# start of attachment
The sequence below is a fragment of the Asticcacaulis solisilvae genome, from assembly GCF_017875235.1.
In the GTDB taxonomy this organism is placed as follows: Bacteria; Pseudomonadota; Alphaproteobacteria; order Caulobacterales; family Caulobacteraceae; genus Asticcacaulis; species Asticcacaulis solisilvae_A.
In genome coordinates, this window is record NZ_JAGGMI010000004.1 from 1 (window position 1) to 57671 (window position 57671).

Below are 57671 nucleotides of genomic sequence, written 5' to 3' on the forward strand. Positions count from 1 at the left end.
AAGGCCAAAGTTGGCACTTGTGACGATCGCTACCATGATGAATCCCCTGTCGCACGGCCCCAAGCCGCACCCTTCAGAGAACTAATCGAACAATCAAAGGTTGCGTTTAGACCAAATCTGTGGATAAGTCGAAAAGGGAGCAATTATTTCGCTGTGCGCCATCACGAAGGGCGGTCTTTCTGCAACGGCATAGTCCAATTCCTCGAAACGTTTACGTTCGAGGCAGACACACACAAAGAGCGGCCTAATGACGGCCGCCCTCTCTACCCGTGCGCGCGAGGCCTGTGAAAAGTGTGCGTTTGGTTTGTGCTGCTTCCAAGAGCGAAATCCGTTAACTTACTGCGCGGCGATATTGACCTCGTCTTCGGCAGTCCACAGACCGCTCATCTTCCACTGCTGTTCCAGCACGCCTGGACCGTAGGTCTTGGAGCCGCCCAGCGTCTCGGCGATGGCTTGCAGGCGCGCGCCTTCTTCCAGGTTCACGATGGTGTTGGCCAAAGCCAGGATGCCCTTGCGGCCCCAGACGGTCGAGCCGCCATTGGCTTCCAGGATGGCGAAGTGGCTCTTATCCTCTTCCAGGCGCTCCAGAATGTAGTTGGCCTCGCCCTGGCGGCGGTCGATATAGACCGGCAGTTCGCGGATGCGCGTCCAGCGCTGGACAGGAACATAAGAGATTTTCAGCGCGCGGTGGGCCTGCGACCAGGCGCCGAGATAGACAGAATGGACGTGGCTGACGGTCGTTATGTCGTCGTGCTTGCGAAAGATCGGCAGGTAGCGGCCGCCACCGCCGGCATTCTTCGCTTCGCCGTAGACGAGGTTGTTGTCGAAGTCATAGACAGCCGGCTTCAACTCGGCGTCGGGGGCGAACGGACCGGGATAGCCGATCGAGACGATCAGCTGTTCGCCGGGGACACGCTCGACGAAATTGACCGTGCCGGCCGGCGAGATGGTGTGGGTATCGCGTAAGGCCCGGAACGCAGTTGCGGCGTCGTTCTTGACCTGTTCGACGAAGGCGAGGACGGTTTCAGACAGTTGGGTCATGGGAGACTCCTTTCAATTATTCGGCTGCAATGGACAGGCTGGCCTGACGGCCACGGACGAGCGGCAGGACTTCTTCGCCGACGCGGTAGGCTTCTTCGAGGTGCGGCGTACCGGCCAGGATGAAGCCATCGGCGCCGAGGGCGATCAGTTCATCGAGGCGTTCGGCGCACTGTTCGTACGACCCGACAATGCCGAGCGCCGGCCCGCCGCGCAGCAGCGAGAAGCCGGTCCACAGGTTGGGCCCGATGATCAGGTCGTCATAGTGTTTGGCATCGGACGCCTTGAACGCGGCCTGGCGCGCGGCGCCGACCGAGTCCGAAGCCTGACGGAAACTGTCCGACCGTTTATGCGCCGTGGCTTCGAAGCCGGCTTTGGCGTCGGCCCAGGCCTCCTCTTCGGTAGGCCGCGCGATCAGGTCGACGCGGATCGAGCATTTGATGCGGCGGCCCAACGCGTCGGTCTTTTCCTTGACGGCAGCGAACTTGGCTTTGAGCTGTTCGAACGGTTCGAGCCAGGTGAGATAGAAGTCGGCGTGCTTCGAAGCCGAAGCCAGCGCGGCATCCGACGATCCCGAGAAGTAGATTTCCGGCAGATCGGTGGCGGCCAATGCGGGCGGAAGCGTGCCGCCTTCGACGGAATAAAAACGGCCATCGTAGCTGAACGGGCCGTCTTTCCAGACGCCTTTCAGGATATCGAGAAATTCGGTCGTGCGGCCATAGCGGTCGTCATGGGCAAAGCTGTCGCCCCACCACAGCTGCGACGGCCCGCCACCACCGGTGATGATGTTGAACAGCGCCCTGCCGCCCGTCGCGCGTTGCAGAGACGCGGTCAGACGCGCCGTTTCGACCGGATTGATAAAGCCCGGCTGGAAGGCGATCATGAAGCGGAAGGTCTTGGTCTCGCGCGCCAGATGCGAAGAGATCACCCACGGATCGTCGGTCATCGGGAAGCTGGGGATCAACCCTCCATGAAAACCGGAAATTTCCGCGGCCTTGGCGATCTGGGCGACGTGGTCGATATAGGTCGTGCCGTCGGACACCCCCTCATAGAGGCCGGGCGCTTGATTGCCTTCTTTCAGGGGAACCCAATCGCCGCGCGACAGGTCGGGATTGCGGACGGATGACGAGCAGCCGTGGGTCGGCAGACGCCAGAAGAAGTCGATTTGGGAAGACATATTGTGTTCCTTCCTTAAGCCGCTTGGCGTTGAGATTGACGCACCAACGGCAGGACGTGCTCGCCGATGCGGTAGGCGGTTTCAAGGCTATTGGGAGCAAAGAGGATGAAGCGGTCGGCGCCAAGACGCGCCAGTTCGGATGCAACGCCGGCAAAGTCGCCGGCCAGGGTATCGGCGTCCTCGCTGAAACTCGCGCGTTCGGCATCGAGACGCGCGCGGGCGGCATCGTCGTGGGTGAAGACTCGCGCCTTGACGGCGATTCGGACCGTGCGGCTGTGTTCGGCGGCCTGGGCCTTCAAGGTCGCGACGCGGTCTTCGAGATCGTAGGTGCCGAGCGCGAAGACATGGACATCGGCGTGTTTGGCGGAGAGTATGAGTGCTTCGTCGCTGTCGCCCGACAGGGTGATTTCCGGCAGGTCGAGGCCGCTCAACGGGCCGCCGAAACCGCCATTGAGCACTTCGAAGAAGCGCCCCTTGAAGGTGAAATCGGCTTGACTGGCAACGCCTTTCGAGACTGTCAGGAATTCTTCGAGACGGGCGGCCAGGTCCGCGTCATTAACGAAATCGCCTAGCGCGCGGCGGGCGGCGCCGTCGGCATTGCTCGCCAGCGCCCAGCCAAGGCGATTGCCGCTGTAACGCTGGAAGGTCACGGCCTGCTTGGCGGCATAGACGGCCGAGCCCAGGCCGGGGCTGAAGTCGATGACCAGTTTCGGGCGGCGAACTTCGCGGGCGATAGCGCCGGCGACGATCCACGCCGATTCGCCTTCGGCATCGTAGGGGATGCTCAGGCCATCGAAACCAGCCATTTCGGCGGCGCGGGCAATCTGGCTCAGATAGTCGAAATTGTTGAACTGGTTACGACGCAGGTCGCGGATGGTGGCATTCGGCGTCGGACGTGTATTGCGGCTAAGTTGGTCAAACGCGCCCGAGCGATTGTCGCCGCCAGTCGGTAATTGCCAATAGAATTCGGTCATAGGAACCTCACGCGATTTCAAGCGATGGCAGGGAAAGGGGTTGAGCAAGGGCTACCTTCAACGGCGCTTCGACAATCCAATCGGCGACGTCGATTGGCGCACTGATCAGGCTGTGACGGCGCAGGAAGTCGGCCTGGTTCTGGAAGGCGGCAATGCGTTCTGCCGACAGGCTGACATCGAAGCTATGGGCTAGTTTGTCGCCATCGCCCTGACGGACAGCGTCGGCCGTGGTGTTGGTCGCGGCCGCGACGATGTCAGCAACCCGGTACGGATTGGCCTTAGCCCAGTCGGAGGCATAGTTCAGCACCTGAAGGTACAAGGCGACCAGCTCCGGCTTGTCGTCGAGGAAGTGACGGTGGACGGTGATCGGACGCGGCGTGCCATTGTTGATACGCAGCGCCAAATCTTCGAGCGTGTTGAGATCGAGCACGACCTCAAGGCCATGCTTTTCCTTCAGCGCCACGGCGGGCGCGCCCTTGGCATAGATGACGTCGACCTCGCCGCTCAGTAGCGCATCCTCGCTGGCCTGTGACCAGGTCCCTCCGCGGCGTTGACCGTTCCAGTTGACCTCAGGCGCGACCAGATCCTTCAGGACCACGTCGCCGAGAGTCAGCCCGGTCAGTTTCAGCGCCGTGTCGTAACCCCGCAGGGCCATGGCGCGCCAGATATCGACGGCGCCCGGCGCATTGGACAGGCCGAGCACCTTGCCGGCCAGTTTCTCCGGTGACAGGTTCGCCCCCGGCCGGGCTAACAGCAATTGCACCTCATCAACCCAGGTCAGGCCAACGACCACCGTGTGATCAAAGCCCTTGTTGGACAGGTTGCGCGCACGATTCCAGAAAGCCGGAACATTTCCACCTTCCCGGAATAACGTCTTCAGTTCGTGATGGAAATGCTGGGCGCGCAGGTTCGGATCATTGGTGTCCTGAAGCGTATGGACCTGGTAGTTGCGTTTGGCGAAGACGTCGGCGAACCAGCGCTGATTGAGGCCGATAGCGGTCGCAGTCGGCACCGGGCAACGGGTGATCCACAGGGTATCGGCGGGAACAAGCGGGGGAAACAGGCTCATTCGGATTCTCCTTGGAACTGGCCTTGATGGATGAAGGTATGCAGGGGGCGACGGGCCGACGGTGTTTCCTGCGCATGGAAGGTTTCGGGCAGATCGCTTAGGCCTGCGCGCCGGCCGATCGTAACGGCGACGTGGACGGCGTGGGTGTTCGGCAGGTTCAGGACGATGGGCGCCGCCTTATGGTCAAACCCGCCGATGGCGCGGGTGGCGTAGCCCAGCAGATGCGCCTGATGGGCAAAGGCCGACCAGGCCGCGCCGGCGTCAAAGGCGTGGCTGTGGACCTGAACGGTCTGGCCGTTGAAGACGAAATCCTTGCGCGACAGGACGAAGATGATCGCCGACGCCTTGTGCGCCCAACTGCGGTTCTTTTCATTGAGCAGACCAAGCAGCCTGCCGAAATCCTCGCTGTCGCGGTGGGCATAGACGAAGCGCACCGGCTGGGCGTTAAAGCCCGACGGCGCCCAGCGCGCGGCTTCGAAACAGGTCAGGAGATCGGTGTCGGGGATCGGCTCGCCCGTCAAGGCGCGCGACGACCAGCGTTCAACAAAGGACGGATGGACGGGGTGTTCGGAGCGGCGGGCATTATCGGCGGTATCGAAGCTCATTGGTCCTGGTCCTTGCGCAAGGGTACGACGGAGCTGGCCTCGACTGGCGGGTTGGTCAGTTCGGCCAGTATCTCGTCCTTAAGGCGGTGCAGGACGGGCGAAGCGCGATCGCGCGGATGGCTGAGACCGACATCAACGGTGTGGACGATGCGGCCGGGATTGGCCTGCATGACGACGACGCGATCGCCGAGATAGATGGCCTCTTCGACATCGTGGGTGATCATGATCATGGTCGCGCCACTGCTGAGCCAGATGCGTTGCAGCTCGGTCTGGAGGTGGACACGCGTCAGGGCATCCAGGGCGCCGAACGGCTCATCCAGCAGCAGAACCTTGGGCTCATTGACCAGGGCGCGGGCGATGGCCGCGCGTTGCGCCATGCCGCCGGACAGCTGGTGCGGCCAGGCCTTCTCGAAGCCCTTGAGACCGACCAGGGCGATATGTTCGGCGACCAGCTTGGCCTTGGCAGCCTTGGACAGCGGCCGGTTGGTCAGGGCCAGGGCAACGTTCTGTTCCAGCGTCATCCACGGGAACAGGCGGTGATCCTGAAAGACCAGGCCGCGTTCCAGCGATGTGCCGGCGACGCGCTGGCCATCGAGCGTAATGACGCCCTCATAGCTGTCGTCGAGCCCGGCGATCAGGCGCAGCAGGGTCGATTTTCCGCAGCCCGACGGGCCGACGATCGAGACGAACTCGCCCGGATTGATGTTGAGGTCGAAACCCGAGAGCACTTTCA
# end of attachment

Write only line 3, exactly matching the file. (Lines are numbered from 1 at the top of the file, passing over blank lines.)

In genome coordinates, this window is record NZ_JAGGMI010000004.1 from 1 (window position 1) to 57671 (window position 57671).